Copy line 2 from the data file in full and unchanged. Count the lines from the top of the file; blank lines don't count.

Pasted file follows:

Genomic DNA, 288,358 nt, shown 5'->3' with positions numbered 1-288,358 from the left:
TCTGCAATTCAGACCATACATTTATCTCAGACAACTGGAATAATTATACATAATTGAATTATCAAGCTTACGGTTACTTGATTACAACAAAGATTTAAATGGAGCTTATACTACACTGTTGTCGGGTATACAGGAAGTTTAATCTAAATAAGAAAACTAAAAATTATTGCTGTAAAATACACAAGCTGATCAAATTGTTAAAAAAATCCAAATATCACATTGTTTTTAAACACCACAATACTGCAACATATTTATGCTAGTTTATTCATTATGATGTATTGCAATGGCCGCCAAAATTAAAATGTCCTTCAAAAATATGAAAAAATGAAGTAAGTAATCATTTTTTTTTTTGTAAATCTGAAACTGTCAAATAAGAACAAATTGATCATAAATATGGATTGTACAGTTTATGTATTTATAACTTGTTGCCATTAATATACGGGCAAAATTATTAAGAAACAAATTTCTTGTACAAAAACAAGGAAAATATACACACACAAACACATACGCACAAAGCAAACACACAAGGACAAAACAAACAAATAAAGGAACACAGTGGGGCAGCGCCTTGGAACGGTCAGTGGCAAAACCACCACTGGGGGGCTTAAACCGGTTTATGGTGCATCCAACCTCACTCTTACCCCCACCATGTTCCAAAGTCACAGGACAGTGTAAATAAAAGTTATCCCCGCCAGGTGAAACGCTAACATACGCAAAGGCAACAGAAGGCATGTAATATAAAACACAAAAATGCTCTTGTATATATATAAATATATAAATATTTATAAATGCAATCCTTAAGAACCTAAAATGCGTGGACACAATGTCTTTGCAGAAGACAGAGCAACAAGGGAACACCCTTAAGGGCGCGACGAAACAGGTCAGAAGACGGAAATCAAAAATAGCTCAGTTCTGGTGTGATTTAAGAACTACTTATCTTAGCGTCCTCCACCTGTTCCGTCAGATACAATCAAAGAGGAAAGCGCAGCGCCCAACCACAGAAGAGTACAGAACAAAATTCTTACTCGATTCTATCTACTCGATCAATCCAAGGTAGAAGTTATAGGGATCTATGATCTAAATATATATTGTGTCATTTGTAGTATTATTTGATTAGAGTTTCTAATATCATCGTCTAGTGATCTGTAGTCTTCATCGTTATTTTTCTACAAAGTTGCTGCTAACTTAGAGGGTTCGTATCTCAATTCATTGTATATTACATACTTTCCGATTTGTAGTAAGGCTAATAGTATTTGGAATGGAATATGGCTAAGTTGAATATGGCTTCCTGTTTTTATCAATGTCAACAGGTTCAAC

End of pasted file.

TCTGCAATTCAGACCATACATTTATCTCAGACAACTGGAATAATTATACATAATTGAATTATCAAGCTTACGGTTACTTGATTACAACAAAGATTTAAATGGAGCTTATACTACACTGTTGTCGGGTATACAGGAAGTTTAATCTAAATAAGAAAACTAAAAATTATTGCTGTAAAATACACAAGCTGATCAAATTGTTAAAAAAATCCAAATATCACATTGTTTTTAAACACCACAATACTGCAACATATTTATGCTAGTTTATTCATTATGATGTATTGCAATGGCCGCCAAAATTAAAATGTCCTTCAAAAATATGAAAAAATGAAGTAAGTAATCATTTTTTTTTTTGTAAATCTGAAACTGTCAAATAAGAACAAATTGATCATAAATATGGATTGTACAGTTTATGTATTTATAACTTGTTGCCATTAATATACGGGCAAAATTATTAAGAAACAAATTTCTTGTACAAAAACAAGGAAAATATACACACACAAACACATACGCACAAAGCAAACACACAAGGACAAAACAAACAAATAAAGGAACACAGTGGGGCAGCGCCTTGGAACGGTCAGTGGCAAAACCACCACTGGGGGGCTTAAACCGGTTTATGGTGCATCCAACCTCACTCTTACCCCCACCATGTTCCAAAGTCACAGGACAGTGTAAATAAAAGTTATCCCCGCCAGGTGAAACGCTAACATACGCAAAGGCAACAGAAGGCATGTAATATAAAACACAAAAATGCTCTTGTATATATATAAATATATAAATATTTATAAATGCAATCCTTAAGAACCTAAAATGCGTGGACACAATGTCTTTGCAGAAGACAGAGCAACAAGGGAACACCCTTAAGGGCGCGACGAAACAGGTCAGAAGACGGAAATCAAAAATAGCTCAGTTCTGGTGTGATTTAAGAACTACTTATCTTAGCGTCCTCCACCTGTTCCGTCAGATACAATCAAAGAGGAAAGCGCAGCGCCCAACCACAGAAGAGTACAGAACAAAATTCTTACTCGATTCTATCTACTCGATCAATCCAAGGTAGAAGTTATAGGGATCTATGATCTAAATATATATTGTGTCATTTGTAGTATTATTTGATTAGAGTTTCTAATATCATCGTCTAGTGATCTGTAGTCTTCATCGTTATTTTTCTACAAAGTTGCTGCTAACTTAGAGGGTTCGTATCTCAATTCATTGTATATTACATACTTTCCGATTTGTAGTAAGGCTAATAGTATTTGGAATGGAATATGGCTAAGTTGAATATGGCTTCCTGTTTTTATCAATGTCAACAGGTTCAAC